Brent tops $89/b to its highest since 2014 on geopolitical tensions and tight supplies

Vrasidas Neofytou
Head of Investment Research

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Brent tops $89/b to its highest since 2014 on geopolitical tensions and tight supplies

The international oil benchmark Brent climbed to its highest level since Oct. 13, 2014, on Wednesday morning, topping $89/barrel as investors worried for possible supply disruptions from geopolitical tensions, supply outages, at a time of robust fuel demand.

Brent crude, Daily chart

A similar picture on the U.S.-based WTI oil contract, which climbed $1,50, or 2% to $87/barrel, its highest since Oct. 9, 2014.

Geopolitical issues are adding to the supply concerns:

The geopolitical tensions raise the prospect of supply disruptions at a time when some members of the OPEC+ alliance are already having difficulty meeting their agreed target-quotas to add 400k bpd of supply each month, tightening further the global crude market.

As a result, a geopolitical premium has been added on the oil prices since the beginning of the week, following the ongoing Russia-Ukraine conflict, an explosion on the Iraq-Turkey oil pipeline last night, and the attack of the Iran-backed Yemen’s Houthi group on petroleum facilities in UAE, the third-largest oil-producing member of OPEC.

Explosion on the Kirkuk-Ceyhan oil pipeline:

Both Brent and WTI oil prices hit a 7-year high this morning following a report from Turkey’s state pipeline operator Botas, saying that it cut oil flows on the Kirkuk-Ceyhan pipeline after an explosion on the system, without saying the cause of the explosion.

The pipeline usually carries 450k bpd of crude oil from the Kurdish city of Kirkuk in northern Iraq, into the Turkish port of Ceyhan in the Mediterranean Sea for export.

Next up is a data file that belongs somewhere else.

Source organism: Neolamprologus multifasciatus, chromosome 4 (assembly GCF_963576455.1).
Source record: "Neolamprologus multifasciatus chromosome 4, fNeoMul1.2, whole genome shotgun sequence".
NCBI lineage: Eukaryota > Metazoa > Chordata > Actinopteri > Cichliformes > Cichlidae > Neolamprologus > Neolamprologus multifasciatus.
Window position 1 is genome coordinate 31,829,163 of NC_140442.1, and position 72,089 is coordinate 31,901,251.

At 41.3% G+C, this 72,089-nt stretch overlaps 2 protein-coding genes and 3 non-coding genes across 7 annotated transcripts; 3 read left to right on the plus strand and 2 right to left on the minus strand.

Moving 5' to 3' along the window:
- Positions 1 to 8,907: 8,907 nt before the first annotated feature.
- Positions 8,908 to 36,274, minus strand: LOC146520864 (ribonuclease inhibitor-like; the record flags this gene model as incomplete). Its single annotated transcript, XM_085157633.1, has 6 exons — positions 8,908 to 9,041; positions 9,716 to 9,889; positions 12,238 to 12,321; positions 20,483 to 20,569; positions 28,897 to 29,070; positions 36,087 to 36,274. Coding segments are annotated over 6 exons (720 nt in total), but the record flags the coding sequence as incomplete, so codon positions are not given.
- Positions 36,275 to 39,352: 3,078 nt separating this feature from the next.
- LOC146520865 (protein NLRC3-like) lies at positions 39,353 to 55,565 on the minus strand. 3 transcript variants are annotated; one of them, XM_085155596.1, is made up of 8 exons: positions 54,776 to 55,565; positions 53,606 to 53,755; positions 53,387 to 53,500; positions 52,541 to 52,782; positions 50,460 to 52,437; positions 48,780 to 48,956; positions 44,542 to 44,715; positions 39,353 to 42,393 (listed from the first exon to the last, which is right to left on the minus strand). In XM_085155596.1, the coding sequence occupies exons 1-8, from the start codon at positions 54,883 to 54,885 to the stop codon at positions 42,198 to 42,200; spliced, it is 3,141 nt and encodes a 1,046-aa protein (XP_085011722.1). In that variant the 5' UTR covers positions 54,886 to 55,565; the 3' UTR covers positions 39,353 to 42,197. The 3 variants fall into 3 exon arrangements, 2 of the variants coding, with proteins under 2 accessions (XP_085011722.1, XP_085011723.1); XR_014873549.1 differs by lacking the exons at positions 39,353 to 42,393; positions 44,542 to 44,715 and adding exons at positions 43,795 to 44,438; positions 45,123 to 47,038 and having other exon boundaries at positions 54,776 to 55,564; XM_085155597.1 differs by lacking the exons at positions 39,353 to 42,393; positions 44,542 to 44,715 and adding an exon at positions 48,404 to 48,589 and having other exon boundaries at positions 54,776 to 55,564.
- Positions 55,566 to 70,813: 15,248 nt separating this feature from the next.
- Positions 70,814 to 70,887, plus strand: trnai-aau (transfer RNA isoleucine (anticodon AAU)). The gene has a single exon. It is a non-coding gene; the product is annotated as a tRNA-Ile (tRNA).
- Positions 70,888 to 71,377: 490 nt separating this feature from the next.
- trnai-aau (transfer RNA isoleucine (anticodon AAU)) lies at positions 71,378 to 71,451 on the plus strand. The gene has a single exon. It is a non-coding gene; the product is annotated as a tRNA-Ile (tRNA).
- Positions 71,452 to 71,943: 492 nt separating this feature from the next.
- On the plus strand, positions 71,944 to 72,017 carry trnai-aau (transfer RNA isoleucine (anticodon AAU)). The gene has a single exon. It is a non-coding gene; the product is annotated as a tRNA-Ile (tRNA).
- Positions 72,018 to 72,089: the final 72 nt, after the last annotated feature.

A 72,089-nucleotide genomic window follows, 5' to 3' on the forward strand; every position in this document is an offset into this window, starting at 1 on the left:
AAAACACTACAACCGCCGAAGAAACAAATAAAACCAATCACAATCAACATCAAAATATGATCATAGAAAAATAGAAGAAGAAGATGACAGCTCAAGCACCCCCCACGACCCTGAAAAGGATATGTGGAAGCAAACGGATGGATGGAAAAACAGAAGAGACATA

Iraq is the second-largest producer in the Organization of the Petroleum Exporting Countries (OPEC) and is using Ceyhan port to supply sweet crude oil to its European customers-refiners.

Drone attack in oil-rich UAE:

Yemen’s Houthi rebels increased the geopolitical tension in the oil-rich Middle East region once again after launching drone and missile strikes against state oil firm ADNOC’s storage facilities on the outskirts of the UAE’s capital city of Abu Dhabi on Monday morning, killing three people, and warning for more attacks soon.

UAE, which is the world’s seventh-biggest oil producer, pumping just over 4 million barrels per day, has vowed to retaliate against Houthi fighters for the deadly attack, pushing crude oil prices to their highest level in seven years, and prompting some energy analysts to forecast a price return to above a $100 per barrel.

UAE together with Saudi Arabia set up a military coalition against Iran-aligned Houthis rebels in Yemen in 2015, to stop them from taking the control of the geographically important country against the Saudi-backed government.

Russia-Ukraine conflict:

On top of the geopolitical conflicts in Turkey and the Middle East, oil prices get support from the ongoing tensions on the Russia-Ukraine borders, as energy traders fear for a possible military accident between them, disrupting Russian oil and gas supplies to Europe.

Russia is the world’s second-largest energy producer while neighbor and ex-Soviet state Ukraine has been a crucial transit country for Russian gas exports towards the thirsty for gas Western Europe led by Germany, and Austria.

Bullish momentum despite Omicron-led fuel demand concerns:

Adding to the bullish price momentum, the impact of the outbreak of the Omicron variant on the global fuel demand has been less disruptive as initially feared, despite the renewed social and travel restrictions in some parts of the world to tackle the spread of the virus.

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